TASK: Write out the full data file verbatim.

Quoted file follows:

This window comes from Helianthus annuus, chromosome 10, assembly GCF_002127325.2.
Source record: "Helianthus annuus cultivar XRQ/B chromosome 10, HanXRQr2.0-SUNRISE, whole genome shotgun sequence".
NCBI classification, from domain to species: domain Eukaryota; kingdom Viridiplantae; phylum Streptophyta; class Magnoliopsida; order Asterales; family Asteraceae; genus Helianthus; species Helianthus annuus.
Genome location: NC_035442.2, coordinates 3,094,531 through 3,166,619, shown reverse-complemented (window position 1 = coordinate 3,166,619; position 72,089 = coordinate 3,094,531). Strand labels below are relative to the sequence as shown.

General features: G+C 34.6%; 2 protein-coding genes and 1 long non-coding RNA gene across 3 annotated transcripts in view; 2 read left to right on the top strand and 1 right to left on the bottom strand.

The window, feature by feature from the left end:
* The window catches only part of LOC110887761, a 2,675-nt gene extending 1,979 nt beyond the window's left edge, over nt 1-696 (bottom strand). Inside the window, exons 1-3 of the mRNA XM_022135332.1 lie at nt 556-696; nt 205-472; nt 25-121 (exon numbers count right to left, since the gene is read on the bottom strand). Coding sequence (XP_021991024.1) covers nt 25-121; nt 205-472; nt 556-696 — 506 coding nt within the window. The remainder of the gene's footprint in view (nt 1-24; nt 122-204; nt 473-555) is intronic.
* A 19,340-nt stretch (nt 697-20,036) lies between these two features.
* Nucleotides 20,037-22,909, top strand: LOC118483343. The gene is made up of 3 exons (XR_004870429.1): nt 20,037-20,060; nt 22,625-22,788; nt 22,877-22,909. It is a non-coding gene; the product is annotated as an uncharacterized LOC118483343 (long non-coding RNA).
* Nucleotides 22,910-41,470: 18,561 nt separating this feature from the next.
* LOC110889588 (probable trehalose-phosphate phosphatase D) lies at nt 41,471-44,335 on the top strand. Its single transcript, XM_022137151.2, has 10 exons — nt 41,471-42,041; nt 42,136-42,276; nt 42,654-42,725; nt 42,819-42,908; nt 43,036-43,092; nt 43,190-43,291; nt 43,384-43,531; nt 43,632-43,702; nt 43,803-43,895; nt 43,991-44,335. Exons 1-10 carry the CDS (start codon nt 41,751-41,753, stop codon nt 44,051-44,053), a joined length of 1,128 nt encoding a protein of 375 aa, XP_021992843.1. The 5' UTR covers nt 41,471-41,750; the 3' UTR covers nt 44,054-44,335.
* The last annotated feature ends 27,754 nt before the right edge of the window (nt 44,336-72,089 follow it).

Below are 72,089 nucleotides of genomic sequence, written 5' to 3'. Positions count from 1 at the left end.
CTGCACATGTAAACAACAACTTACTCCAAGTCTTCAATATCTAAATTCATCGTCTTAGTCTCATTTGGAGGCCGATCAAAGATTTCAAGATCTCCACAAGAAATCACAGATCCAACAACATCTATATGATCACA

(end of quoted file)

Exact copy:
This window comes from Helianthus annuus, chromosome 10, assembly GCF_002127325.2.
Source record: "Helianthus annuus cultivar XRQ/B chromosome 10, HanXRQr2.0-SUNRISE, whole genome shotgun sequence".
NCBI classification, from domain to species: domain Eukaryota; kingdom Viridiplantae; phylum Streptophyta; class Magnoliopsida; order Asterales; family Asteraceae; genus Helianthus; species Helianthus annuus.
Genome location: NC_035442.2, coordinates 3,094,531 through 3,166,619, shown reverse-complemented (window position 1 = coordinate 3,166,619; position 72,089 = coordinate 3,094,531). Strand labels below are relative to the sequence as shown.

General features: G+C 34.6%; 2 protein-coding genes and 1 long non-coding RNA gene across 3 annotated transcripts in view; 2 read left to right on the top strand and 1 right to left on the bottom strand.

The window, feature by feature from the left end:
* The window catches only part of LOC110887761, a 2,675-nt gene extending 1,979 nt beyond the window's left edge, over nt 1-696 (bottom strand). Inside the window, exons 1-3 of the mRNA XM_022135332.1 lie at nt 556-696; nt 205-472; nt 25-121 (exon numbers count right to left, since the gene is read on the bottom strand). Coding sequence (XP_021991024.1) covers nt 25-121; nt 205-472; nt 556-696 — 506 coding nt within the window. The remainder of the gene's footprint in view (nt 1-24; nt 122-204; nt 473-555) is intronic.
* A 19,340-nt stretch (nt 697-20,036) lies between these two features.
* Nucleotides 20,037-22,909, top strand: LOC118483343. The gene is made up of 3 exons (XR_004870429.1): nt 20,037-20,060; nt 22,625-22,788; nt 22,877-22,909. It is a non-coding gene; the product is annotated as an uncharacterized LOC118483343 (long non-coding RNA).
* Nucleotides 22,910-41,470: 18,561 nt separating this feature from the next.
* LOC110889588 (probable trehalose-phosphate phosphatase D) lies at nt 41,471-44,335 on the top strand. Its single transcript, XM_022137151.2, has 10 exons — nt 41,471-42,041; nt 42,136-42,276; nt 42,654-42,725; nt 42,819-42,908; nt 43,036-43,092; nt 43,190-43,291; nt 43,384-43,531; nt 43,632-43,702; nt 43,803-43,895; nt 43,991-44,335. Exons 1-10 carry the CDS (start codon nt 41,751-41,753, stop codon nt 44,051-44,053), a joined length of 1,128 nt encoding a protein of 375 aa, XP_021992843.1. The 5' UTR covers nt 41,471-41,750; the 3' UTR covers nt 44,054-44,335.
* The last annotated feature ends 27,754 nt before the right edge of the window (nt 44,336-72,089 follow it).

Below are 72,089 nucleotides of genomic sequence, written 5' to 3'. Positions count from 1 at the left end.
CTGCACATGTAAACAACAACTTACTCCAAGTCTTCAATATCTAAATTCATCGTCTTAGTCTCATTTGGAGGCCGATCAAAGATTTCAAGATCTCCACAAGAAATCACAGATCCAACAACATCTATATGATCACA